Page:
The full derivation for Navier Stokes equations requires several more steps.  Plus, you need to consider the Y- and Z-directions.  They follow the same process as the X-direction, with the variables adjusted.  At this point, mathematicians normally shift to vector notation, which provides a condensed format to represent all three directions simultaneously.  This article will not cover the full derivation, because the meaning behind the math is more important in this case.  Equation 4 shows the full equation for Navier Stokes.  That equation looks complicated, but the core principle remains mass times acceleration equals force. 

The Full Navier Stokes Equation

Equation 4: The Full Navier Stokes Equation

 

All the terms on the right-hand side represent forces.  Density on the left-hand side represents mass.  And the total derivative on the left-hand side represents acceleration.

4.1 Full Definition of Fluid Domain

The Navier Stokes equation was a major victory for mathematics of fluid mechanics.  That defined the fundamental mathematics for fluid motion.  Couple this with three other sets of equations and get the four sets of information required to completely define everything about a fluid flow in a domain:

  1. Navier Stokes Equation
  2. Equation of Continuity
  3. Any thermodynamic relationships
  4. Boundary conditions

In practical terms, the equation of continuity specifies that fluid cannot simply disappear or pop into existence.  It can change in density, expand and contract, but there are no wormholes in conventional fluid flow. 

The thermodynamic relationships address those changes in density, reactions to heat, temperature, etc.  They also include buoyancy effects. 

And the boundary conditions specify the limits of our domain.  They help us solve the differential equations.  In practical terms:  Imagine a glass fruit bowl filled with deep blue water.  The glass containing the water is a boundary condition.  That containment gets expressed as a math equation.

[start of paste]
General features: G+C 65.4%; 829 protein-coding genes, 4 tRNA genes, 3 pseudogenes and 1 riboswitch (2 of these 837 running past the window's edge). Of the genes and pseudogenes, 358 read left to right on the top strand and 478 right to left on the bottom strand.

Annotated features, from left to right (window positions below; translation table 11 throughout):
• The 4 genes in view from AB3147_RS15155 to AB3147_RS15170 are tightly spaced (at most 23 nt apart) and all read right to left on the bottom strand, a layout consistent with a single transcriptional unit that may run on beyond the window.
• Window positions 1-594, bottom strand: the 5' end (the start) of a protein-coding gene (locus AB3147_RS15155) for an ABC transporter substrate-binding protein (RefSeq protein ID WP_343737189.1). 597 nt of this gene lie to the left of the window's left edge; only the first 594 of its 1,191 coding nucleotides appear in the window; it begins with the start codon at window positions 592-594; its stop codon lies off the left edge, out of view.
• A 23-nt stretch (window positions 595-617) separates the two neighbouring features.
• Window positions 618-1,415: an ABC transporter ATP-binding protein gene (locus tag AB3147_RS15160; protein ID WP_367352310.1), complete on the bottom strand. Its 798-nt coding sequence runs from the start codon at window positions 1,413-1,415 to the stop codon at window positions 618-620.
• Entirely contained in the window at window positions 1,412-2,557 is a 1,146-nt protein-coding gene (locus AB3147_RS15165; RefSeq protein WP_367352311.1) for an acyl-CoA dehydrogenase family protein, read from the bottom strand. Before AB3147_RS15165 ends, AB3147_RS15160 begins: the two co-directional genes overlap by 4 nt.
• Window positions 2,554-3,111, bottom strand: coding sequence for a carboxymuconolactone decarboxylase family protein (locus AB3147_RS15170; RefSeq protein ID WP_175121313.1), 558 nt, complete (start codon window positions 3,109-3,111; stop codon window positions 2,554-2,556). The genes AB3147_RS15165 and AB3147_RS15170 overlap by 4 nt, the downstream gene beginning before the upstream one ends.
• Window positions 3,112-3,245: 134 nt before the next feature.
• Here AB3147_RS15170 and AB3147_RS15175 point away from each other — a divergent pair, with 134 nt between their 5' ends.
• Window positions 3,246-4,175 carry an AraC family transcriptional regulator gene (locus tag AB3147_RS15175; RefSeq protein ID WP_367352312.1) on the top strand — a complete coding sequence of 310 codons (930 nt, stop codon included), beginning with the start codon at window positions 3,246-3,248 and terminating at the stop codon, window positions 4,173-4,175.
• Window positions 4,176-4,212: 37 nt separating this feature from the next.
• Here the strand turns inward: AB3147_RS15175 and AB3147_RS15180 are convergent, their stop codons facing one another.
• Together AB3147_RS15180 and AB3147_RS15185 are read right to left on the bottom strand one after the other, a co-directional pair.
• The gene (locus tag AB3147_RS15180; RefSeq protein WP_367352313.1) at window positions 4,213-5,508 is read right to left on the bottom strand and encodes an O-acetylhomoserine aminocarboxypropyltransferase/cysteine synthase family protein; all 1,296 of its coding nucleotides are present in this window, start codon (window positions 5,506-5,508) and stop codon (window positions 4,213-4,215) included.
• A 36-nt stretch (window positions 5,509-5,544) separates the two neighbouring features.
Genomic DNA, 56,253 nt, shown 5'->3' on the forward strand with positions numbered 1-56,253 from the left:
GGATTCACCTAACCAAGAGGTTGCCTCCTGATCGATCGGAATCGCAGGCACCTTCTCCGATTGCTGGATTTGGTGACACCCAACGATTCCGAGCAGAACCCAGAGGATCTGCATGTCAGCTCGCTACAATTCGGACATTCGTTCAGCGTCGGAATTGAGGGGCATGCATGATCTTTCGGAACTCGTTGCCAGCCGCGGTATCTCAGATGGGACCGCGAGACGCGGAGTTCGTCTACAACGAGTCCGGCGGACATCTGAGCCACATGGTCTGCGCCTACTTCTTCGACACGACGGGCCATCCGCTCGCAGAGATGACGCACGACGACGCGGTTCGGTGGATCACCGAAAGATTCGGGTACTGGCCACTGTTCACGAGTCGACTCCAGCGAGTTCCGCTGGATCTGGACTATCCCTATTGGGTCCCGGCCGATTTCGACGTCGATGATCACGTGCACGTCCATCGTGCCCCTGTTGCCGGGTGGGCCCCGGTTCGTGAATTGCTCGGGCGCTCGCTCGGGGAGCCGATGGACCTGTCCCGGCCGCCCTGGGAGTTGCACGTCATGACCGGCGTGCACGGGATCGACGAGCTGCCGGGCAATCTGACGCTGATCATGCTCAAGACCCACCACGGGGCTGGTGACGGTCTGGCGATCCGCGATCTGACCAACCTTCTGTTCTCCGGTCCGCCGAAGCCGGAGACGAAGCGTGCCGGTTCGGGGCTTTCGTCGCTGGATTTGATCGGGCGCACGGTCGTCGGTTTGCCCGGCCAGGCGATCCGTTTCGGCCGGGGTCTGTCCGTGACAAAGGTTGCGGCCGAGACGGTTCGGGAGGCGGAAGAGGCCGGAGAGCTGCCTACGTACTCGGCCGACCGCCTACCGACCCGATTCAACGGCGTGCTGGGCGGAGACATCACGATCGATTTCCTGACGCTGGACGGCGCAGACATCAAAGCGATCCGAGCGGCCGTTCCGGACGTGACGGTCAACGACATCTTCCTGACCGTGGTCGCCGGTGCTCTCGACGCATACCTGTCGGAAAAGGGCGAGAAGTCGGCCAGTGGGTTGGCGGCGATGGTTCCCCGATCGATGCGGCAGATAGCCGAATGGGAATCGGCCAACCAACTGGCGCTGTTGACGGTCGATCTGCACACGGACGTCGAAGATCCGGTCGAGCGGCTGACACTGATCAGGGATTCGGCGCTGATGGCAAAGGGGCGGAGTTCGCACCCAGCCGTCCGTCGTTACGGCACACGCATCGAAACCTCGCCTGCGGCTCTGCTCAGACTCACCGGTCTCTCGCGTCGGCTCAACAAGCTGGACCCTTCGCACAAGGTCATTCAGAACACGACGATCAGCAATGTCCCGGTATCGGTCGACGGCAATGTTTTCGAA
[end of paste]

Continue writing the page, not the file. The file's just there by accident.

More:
Solve these four sets of equations, and you know everything about that fluid flow, which is an incredibly impressive achievement.

5.0 Conclusion

At its core, Navier Stokes equation is simply Newton’s Law of Motion, applied to fluids.  The math gets complicated, but the principle remains the same. 

6.0 References

[1]

V. R. Raj, “Quadratic Profile Used in QUICK Scheme,” Wikimedia Commons, 12 Nov 2012. [Online]. Available: https://commons.wikimedia.org/wiki/File:Quadratic_profile.jpg. [Accessed 01 Jan 2019].

[2]

Max Pixel, “Cumulus Storm Turbulence Thunderstorm Cloud Roller,” Max Pixel, 01 Jan 2019. [Online]. Available: https://www.maxpixel.net/Cumulus-Storm-Turbulence-Thunderstorm-Cloud-Roller-567678. [Accessed 01 Jan 2019].

[3]

S. Wasserman, “Choosing the Right Turbulence Model for Your CFD Simulation,” Engineering.com, 22 Nov 2016. [Online]. Available: https://www.engineering.com/DesignSoftware/DesignSoftwareArticles/ArticleID/13743/Choosing-the-Right-Turbulence-Model-for-Your-CFD-Simulation.aspx. [Accessed 01 Jan 2019].

[4]

Q. Wang, C. Yan and T. Hui, “Mechanism Design for Aircraft Morphing Wing,” Research Gate, <https://www.researchgate.net/figure/y-plus-value-for-the-CFD-model-10-degree-of-extension-angle-of-attack-6_fig4_268478784>, Accessed: 2019, Jan, 01, April 2012.

[5]

S. Tao, F. Yuqing, L. Graeme and J. Kaixi, “CFD simulation of bubble recirculation regimes in an internal loop airlift reactor,” in 27th International Mineral Processing Congress, <https://www.researchgate.net/publication/289001212_CFD_simulation_of_bubble_recirculation_regimes_in_an_internal_loop_airlift_reactor>, Accessed: 2019, Jan, 01., January 2014.